Through this brutal landscape strides Bertram Wainer, a Scottish doctor who had had enough of a system that corrupted the medical profession as readily as it did the police force. He rallied support among sympathetic colleagues; he forced the issue into the media; he launched his own war against the corrupt police.

In the process, he became a folk hero to some and the Devil incarnate to others. But as the movie depicts it, and his daughter confirms, Wainer didn’t care what forces opposed him or how hopeless his cause or what dangers he faced.

”He was a very powerful man,” she says of her father, who was a doctor in the Australian Army before starting his private practice, ”a very strong man. When he walked into a room you knew he’d walked in. A huge presence.”

When Felice, a Fitzroy fashion designer, first saw the actor Jeremy Sims in character, she was stunned. ”I went to the movie set and I met him and I just couldn’t really look at him. My father had enormous charisma … this huge persona and big charisma and Jeremy had it.”

Felice herself features in several key scenes in the film, and she admits finding it difficult to watch her family’s life portrayed on screen. ”I had to watch it three or four times actually … we always get surprised that it’s our life,” she says. ”It seems strange when you watch it in a movie because when you’re actually living in it at the time, it’s quite normal. It’s surreal.”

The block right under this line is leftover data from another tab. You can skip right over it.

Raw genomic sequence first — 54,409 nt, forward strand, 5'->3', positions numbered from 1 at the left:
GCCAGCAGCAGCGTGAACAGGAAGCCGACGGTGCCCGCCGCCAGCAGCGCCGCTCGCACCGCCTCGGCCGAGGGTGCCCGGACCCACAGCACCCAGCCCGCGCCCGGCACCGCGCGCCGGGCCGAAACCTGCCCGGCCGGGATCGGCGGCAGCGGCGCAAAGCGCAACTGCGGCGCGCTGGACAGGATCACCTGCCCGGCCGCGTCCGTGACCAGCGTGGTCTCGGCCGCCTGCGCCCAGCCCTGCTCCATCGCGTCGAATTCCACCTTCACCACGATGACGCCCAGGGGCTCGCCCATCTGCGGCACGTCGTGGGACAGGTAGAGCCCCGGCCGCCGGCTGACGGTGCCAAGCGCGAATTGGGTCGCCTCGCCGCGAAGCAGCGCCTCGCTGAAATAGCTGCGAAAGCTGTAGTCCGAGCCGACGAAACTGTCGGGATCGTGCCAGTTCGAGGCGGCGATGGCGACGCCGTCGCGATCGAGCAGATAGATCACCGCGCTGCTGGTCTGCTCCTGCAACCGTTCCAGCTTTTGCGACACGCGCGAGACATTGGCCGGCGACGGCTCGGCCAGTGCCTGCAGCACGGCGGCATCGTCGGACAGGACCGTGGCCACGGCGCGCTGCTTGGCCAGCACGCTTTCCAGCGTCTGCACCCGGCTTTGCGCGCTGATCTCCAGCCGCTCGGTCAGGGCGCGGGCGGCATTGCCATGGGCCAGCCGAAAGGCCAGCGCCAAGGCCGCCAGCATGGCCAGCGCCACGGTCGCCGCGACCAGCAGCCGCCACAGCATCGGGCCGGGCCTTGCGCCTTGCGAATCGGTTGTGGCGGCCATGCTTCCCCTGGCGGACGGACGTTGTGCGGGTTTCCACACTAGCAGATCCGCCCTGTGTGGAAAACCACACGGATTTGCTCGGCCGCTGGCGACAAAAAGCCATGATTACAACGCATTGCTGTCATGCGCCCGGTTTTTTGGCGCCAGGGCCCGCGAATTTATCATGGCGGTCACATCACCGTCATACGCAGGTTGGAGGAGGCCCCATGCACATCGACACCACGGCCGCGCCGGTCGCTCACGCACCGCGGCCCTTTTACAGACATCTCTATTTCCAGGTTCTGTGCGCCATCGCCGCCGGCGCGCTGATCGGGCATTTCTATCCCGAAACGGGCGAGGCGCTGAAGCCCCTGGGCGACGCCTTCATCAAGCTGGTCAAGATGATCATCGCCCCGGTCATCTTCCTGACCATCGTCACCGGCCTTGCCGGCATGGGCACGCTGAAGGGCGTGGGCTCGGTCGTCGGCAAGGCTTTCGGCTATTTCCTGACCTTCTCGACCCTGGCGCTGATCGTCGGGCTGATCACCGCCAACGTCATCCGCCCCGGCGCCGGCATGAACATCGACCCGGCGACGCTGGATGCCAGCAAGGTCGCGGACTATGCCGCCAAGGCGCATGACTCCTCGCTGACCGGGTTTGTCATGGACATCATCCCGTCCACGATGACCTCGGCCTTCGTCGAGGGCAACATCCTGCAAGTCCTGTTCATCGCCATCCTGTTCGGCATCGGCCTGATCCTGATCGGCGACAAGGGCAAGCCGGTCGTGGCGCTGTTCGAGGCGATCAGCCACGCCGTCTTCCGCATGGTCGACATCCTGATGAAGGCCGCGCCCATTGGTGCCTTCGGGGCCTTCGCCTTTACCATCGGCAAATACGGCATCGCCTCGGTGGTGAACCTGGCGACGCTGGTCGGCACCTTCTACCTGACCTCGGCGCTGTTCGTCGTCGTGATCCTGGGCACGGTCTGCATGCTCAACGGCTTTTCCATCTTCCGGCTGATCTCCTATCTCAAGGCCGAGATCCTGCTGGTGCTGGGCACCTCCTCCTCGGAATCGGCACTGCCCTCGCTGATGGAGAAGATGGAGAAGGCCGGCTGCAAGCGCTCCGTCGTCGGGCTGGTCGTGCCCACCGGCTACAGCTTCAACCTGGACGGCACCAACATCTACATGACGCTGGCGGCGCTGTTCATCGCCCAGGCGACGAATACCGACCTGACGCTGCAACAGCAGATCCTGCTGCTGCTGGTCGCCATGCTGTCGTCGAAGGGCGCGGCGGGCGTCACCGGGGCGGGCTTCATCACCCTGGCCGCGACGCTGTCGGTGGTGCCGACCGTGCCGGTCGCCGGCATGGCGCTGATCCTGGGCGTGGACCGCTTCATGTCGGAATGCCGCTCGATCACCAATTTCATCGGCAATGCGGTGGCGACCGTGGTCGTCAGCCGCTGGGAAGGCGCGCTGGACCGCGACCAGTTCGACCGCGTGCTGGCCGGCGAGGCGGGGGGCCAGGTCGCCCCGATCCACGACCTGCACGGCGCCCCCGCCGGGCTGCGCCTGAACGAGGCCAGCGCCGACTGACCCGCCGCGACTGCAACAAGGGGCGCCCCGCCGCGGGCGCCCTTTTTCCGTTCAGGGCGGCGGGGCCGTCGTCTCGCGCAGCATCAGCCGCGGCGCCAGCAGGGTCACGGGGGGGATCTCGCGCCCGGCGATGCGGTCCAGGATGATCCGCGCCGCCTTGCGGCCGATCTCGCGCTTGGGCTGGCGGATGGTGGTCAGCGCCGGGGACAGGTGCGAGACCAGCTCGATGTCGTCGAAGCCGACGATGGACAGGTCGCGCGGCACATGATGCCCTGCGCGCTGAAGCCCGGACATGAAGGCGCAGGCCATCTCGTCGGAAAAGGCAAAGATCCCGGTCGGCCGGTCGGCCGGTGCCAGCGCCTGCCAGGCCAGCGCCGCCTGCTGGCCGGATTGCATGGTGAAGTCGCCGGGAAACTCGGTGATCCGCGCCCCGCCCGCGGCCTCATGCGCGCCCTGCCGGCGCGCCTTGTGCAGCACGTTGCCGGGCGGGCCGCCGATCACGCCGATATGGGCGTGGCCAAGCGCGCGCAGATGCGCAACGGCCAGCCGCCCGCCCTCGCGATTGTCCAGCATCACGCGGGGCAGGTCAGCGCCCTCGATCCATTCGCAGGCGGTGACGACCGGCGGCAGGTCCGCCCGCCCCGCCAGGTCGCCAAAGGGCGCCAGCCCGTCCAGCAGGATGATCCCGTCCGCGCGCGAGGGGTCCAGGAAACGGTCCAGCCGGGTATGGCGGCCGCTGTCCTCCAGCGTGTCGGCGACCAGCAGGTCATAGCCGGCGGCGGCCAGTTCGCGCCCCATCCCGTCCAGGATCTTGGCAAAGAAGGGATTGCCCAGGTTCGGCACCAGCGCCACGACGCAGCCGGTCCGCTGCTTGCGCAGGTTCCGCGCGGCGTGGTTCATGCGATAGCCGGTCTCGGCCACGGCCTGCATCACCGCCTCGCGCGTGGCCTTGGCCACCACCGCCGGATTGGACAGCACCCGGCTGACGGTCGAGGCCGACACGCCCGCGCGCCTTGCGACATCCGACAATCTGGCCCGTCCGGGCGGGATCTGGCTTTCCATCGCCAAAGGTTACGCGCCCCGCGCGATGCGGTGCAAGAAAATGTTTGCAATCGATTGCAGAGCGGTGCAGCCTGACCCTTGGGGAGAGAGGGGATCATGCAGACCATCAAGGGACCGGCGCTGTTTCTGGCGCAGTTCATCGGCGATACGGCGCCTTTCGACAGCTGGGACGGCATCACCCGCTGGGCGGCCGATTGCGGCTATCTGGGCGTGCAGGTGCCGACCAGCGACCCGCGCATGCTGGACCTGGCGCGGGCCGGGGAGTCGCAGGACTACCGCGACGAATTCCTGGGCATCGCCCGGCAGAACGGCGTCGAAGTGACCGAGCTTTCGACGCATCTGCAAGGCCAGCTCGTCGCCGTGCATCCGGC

And then there’s the time frame depicted on screen. In reality, the years covered by the film reflect a period of about 12 years, but as compressed for dramatic purposes it seems much shorter. ”Anyone who sees that movie is going to think, ‘She had a pretty full-on year’, but that was all spread over time.”

It would be a harrowing and confronting period to live through, whatever the time span. When Felice Wainer is asked to describe it in her own way, she starts by noting that she, her parents and her three brothers came to Melbourne from Queensland in 1961. Her father and her mother, Barbara, separated soon afterwards. Felice was only three.

”Dad had his clinic in St Kilda,” she says. ”And the rampage started from that point forward, and to be honest we didn’t really see him a lot. We couldn’t. It was too dangerous.”

”The rampage”, as she describes Wainer’s campaign, gathered pace, and his children had to adjust to an extraordinary life in which contact with their father was dictated not only by his hectic schedule, but by the growing danger to his safety.